America is a smorgasbord, and yes, even a melting pot of different cultures, each embracing their own value and belief system. Somehow and in some way, though, we as Americans have found a way to unite these wildly different and heterogenous cultures and from this, a sense of homogenous American culture has risen, one that sets us apart from other nations. It’s not the easiest to explain and it varies region by region throughout the United States, but there are certainly many recognizable elements that are truly and uniquely American.
If you visit Buzzfeed any time of the week, you will have noticed that this “zillennial” (Generation Z and Millennials) news and pop culture website banks on this very topic nearly every week, most recently in the article, Things That Prove Someone Is An American Tourist, where non-Americans identify specific American behavior that makes us stick out like a sore thumb wherever we travel. As such, this is embedded in our culture and in how we respond to different brands.
Let’s take a delicious dessert and personal favorite of mine: the doughnut. Dunkin Donuts claims that “American runs on Dunkin.” Doughnuts are a very well liked treat for us. Even in weddings, guests will ooh and ahh when the bridge and the groom gift their guests with the ever-so-amazing “wall of doughnuts.” Whether it’s Dunkin Donuts or Krispy Kremes, Americans associate doughnuts with a yummy and sweet comfort food, ripe for many occasions but particularly for breakfast. Some doughnuts and coffee and you’re ready to hit the ground running! Heck, even the old stereotype of policemen grabbing some doughnuts during downtime is still prevalent to this day.
But did you know that when Krispy Kreme decided to jump the Atlantic and open a market in the United Kingdom, the Brits had no idea what to do with the doughnut? They did not associate it as a breakfast food. Krispy Kremes understood this difference in cultural understanding of the product, and so they decided to angle it thusly: present the Krispy Kreme doughnut as a a special treat to bring to the office during special occasions. It is commonplace for Brits to bring cake to the office and share it among workmates. This move allowed Krispy Kreme to successfully penetrate the market, showing the importance of cultural understanding when it comes to branding.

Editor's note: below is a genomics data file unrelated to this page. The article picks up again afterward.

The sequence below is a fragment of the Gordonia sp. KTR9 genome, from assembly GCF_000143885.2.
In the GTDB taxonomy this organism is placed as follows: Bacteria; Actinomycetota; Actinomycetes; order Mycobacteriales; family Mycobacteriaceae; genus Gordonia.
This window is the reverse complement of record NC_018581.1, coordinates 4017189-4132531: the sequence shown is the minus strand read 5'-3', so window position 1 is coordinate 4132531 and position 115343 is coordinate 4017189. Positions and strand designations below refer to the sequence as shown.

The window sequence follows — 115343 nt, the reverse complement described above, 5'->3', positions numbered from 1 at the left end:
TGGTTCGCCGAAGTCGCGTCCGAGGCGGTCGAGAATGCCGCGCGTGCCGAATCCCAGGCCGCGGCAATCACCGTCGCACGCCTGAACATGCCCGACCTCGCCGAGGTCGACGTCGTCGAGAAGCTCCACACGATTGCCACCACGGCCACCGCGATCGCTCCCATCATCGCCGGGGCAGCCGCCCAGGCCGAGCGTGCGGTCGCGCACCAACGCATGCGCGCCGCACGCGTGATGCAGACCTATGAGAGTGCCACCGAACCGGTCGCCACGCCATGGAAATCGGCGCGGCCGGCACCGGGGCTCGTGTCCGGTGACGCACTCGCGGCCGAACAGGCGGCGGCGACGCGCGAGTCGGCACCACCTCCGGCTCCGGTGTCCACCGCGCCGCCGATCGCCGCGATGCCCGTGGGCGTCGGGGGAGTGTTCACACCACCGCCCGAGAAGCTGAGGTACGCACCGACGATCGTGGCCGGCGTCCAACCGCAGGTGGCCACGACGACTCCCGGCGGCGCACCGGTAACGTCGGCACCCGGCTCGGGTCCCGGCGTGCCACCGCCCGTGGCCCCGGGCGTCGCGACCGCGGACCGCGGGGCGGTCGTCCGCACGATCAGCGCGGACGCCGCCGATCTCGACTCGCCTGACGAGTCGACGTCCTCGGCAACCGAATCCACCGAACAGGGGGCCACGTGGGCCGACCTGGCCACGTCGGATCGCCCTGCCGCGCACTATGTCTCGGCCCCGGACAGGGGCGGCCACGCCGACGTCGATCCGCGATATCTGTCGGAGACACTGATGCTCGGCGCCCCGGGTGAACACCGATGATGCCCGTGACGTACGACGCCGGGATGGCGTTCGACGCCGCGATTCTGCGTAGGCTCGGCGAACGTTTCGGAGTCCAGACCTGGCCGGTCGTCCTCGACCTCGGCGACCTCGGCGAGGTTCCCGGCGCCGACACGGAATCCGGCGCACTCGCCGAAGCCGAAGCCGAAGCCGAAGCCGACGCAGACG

On the flipside, Pepsi faced a PR nightmare when it released it’s now infamous commercial featuring Kendall Jenner, the “Live for Now” ad campaign. The commercial tackled various social issues head on, from Black Lives Matter to the Civil Rights movement, in a completely tone deaf manner that promptd Bernice King the daughter of Martin Luther King, Jr. to say:
“If only Daddy would have known about the power of #Pepsi”
When we are talking about cultural branding, companies must understand their audience intimately and how their audience will decode their message. Considered highly offensive, it was removed from circulation after just one day. Pepsi failed to make a genuine connection with their audience and as a result, were dealt a huge blow.
Per the book “Strategic Brand Management” here are some key insights to follow when companies attempt to connect to their audiences through cultural branding:
- Some cultures are individualistic, while others refer to the collective, to the whole, as being more important
- Brands themselves can be “symbolic of culture.” Pper the book, “Academic resesaerchers have found that culturally symbolic brands are preferred when consumers [have] a high level of cultural identification with a given culture, or when their social identity [is] threatened.” (Strategic Brand Management, Page 527)
- “Brands have different personalities across cultures.” (Strategic Brand Management, Page 527)
When messaging their branding communication and messaging, companies need to be extremely aware of who they are speaking to, because they have much to gain if they get it right. If they do, brands can even become cultural icons – case in point: Nike – because of the way it resonates with the culture.